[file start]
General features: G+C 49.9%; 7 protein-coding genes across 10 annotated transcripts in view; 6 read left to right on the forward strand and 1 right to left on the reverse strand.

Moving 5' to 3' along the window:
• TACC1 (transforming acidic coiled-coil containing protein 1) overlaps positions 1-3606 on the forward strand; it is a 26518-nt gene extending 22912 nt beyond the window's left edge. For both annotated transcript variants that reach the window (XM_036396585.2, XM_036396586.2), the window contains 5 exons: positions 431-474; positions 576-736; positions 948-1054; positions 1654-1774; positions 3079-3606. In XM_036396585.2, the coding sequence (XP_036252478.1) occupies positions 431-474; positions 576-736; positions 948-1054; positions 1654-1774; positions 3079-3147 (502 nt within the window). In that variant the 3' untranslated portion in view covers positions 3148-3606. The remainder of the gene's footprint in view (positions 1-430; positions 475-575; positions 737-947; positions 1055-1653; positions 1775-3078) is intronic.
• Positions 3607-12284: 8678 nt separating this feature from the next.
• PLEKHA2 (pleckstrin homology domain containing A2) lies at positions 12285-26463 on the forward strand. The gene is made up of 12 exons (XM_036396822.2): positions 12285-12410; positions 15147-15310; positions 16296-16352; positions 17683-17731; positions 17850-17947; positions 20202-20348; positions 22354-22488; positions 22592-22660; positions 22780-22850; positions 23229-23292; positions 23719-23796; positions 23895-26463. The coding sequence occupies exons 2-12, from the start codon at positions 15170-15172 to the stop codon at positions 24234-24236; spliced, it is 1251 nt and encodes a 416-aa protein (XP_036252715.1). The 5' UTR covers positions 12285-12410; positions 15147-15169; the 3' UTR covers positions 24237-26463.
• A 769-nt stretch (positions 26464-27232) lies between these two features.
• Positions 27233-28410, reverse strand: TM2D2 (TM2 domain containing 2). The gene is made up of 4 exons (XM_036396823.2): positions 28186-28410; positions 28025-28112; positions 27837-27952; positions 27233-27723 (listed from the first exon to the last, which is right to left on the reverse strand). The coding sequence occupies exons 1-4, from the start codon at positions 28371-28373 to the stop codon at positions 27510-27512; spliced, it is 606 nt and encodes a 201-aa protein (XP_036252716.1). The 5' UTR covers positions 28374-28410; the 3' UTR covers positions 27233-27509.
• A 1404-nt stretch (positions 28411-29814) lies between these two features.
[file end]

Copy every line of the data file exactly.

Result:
General features: G+C 49.9%; 7 protein-coding genes across 10 annotated transcripts in view; 6 read left to right on the forward strand and 1 right to left on the reverse strand.

Moving 5' to 3' along the window:
• TACC1 (transforming acidic coiled-coil containing protein 1) overlaps positions 1-3606 on the forward strand; it is a 26518-nt gene extending 22912 nt beyond the window's left edge. For both annotated transcript variants that reach the window (XM_036396585.2, XM_036396586.2), the window contains 5 exons: positions 431-474; positions 576-736; positions 948-1054; positions 1654-1774; positions 3079-3606. In XM_036396585.2, the coding sequence (XP_036252478.1) occupies positions 431-474; positions 576-736; positions 948-1054; positions 1654-1774; positions 3079-3147 (502 nt within the window). In that variant the 3' untranslated portion in view covers positions 3148-3606. The remainder of the gene's footprint in view (positions 1-430; positions 475-575; positions 737-947; positions 1055-1653; positions 1775-3078) is intronic.
• Positions 3607-12284: 8678 nt separating this feature from the next.
• PLEKHA2 (pleckstrin homology domain containing A2) lies at positions 12285-26463 on the forward strand. The gene is made up of 12 exons (XM_036396822.2): positions 12285-12410; positions 15147-15310; positions 16296-16352; positions 17683-17731; positions 17850-17947; positions 20202-20348; positions 22354-22488; positions 22592-22660; positions 22780-22850; positions 23229-23292; positions 23719-23796; positions 23895-26463. The coding sequence occupies exons 2-12, from the start codon at positions 15170-15172 to the stop codon at positions 24234-24236; spliced, it is 1251 nt and encodes a 416-aa protein (XP_036252715.1). The 5' UTR covers positions 12285-12410; positions 15147-15169; the 3' UTR covers positions 24237-26463.
• A 769-nt stretch (positions 26464-27232) lies between these two features.
• Positions 27233-28410, reverse strand: TM2D2 (TM2 domain containing 2). The gene is made up of 4 exons (XM_036396823.2): positions 28186-28410; positions 28025-28112; positions 27837-27952; positions 27233-27723 (listed from the first exon to the last, which is right to left on the reverse strand). The coding sequence occupies exons 1-4, from the start codon at positions 28371-28373 to the stop codon at positions 27510-27512; spliced, it is 606 nt and encodes a 201-aa protein (XP_036252716.1). The 5' UTR covers positions 28374-28410; the 3' UTR covers positions 27233-27509.
• A 1404-nt stretch (positions 28411-29814) lies between these two features.